Take the 2-minute tour ×
Super User is a question and answer site for computer enthusiasts and power users. It's 100% free, no registration required.

Some of the files I copy to a USB stick seems to be corrupted? Maybe the stick is bad but I haven't used it much and want to know for sure.

Is there a Windows utility to test the stick? Mark bad areas as bad so the file system doesn't save to them? I format before I copy but I still get corrupted files? Does chkdsk work on USB sticks reliably?

share|improve this question

closed as off-topic by and31415, Kevin Panko, random Aug 26 at 0:43

This question appears to be off-topic. The users who voted to close gave this specific reason:

  • "Questions seeking product, service, or learning material recommendations are off-topic because they become outdated quickly and attract opinion-based answers. Instead, describe your situation and the specific problem you're trying to solve. Share your research. Here are a few suggestions on how to properly ask this type of question." – and31415, Kevin Panko, random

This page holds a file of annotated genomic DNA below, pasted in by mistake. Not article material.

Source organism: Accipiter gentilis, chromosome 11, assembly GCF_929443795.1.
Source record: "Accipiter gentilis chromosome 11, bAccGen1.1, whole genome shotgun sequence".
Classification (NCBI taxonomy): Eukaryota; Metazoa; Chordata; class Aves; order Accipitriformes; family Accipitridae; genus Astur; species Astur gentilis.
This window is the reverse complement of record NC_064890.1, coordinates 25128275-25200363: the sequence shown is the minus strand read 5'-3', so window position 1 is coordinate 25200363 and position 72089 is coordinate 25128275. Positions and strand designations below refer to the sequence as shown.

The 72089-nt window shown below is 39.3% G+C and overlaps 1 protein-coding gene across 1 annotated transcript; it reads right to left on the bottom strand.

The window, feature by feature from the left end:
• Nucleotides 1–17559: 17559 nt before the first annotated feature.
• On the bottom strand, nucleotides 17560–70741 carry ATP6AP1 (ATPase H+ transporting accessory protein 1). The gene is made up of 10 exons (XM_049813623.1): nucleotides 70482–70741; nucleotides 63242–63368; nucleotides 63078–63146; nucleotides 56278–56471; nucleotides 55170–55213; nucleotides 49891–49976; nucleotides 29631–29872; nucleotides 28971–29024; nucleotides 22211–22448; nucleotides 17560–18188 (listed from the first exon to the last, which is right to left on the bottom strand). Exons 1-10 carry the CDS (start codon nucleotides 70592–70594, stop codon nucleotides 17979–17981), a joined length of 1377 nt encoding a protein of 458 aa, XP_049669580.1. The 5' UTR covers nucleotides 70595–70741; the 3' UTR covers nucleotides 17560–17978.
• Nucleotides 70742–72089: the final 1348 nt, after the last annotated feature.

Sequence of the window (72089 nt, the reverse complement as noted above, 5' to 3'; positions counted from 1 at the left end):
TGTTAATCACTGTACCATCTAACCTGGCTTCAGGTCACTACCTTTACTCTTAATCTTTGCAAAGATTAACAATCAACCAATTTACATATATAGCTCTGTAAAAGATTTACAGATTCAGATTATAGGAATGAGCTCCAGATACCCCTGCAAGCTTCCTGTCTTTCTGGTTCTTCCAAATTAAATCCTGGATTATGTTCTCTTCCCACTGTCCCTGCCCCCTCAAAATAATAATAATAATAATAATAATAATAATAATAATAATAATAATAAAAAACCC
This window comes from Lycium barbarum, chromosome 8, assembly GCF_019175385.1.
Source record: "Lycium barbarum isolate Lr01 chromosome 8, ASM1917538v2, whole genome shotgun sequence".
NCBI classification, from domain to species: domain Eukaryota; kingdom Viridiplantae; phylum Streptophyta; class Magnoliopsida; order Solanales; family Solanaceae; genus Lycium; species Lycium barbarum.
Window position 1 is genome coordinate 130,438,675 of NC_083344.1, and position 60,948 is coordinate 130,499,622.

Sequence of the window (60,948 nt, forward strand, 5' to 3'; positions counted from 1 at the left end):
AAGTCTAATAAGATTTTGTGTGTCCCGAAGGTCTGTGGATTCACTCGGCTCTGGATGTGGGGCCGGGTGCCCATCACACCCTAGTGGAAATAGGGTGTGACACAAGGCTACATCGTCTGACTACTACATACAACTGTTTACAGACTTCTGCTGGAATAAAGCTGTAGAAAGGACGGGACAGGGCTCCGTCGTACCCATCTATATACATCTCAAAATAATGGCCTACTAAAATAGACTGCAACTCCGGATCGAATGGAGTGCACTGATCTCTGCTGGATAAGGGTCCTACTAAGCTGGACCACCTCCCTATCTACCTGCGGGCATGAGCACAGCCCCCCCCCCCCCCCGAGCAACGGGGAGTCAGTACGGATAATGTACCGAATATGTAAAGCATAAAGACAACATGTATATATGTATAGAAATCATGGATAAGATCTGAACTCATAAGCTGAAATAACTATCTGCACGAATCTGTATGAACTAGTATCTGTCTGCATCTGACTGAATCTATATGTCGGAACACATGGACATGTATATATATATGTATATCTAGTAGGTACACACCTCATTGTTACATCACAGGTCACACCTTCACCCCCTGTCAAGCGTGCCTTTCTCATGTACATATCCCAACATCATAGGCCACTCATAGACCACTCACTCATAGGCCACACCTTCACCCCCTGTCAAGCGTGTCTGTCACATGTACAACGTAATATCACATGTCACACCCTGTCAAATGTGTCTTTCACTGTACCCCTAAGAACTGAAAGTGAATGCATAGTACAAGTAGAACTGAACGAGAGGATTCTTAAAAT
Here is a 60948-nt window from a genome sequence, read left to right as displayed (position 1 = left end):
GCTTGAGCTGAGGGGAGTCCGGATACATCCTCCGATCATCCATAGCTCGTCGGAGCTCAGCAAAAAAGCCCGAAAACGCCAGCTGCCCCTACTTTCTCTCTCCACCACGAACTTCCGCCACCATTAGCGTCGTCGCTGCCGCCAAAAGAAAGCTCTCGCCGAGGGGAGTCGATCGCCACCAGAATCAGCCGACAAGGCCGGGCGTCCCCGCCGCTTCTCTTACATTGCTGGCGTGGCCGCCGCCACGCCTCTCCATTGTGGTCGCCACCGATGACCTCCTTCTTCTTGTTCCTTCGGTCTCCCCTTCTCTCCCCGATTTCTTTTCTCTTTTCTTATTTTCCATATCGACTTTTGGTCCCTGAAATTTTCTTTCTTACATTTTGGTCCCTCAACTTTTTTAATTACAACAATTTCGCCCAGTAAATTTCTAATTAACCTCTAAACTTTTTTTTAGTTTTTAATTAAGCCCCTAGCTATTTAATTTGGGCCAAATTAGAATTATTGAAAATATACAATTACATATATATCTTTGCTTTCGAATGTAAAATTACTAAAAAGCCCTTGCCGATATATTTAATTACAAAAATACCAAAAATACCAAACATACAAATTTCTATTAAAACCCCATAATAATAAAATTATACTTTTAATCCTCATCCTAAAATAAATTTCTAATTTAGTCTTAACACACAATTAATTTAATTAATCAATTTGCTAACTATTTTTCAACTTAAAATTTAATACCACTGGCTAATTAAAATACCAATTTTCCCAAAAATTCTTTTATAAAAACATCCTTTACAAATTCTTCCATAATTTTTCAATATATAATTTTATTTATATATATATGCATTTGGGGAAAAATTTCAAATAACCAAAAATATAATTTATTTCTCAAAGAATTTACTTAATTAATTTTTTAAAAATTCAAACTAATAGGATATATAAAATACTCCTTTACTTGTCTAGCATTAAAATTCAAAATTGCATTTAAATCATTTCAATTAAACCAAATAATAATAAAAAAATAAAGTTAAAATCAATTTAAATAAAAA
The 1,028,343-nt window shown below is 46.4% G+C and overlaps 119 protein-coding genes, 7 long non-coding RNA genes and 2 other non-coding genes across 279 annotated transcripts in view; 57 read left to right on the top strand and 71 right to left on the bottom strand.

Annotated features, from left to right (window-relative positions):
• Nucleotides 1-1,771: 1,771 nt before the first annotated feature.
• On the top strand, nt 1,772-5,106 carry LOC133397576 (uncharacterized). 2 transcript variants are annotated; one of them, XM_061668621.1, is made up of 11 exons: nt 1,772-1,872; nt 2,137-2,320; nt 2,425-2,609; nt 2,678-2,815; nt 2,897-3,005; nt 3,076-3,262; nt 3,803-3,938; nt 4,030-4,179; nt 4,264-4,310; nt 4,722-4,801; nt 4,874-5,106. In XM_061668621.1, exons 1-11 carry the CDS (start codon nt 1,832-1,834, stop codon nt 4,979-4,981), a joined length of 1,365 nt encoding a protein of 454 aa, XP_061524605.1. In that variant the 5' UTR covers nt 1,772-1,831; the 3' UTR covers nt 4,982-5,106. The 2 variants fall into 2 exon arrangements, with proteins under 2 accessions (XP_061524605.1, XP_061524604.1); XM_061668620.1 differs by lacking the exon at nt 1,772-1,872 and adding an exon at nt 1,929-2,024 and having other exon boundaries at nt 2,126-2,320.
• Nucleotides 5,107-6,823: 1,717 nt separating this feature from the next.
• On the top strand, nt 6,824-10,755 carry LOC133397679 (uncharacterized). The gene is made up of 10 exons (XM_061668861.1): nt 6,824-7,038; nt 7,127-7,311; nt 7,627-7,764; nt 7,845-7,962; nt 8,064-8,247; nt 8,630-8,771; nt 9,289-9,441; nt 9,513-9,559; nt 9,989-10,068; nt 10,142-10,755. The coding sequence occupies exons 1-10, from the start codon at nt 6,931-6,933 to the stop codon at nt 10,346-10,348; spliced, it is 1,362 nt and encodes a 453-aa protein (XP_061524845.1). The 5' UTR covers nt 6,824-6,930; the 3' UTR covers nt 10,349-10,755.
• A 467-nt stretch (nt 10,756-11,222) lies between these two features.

If this question can be reworded to fit the rules in the help center, please edit the question.

2  
now this is a much better question! –  Jeff Atwood Jan 18 '10 at 10:14

4 Answers 4

up vote 2 down vote accepted

USB Flash Drive Tester allows testing of any removable media including SD, MMC, CF, USB flash pen drives for bad or unstable sectors. Especially useful for testing for fake sizes often seen on low quality USB pen drives.

USB Flash Drive Tester is freeware.

share|improve this answer
    
Having used this, I can recommend it too. –  Umber Ferrule Jul 17 '11 at 10:42

Take a look at Check Flash. This looks like what you are looking for.

Alternate link to author's site.

share|improve this answer

Under Linux (or after booting a Linux LiveCD) you can use badblocks to scan the USB stick (just like a harddisk).

share|improve this answer

CHKDSK will work just as reliably on USB flash drives as on regular hard disk drives. It will mark bad sectors as unusable and the operating system will skip them automatically.

share|improve this answer

Not the answer you're looking for? Browse other questions tagged or ask your own question.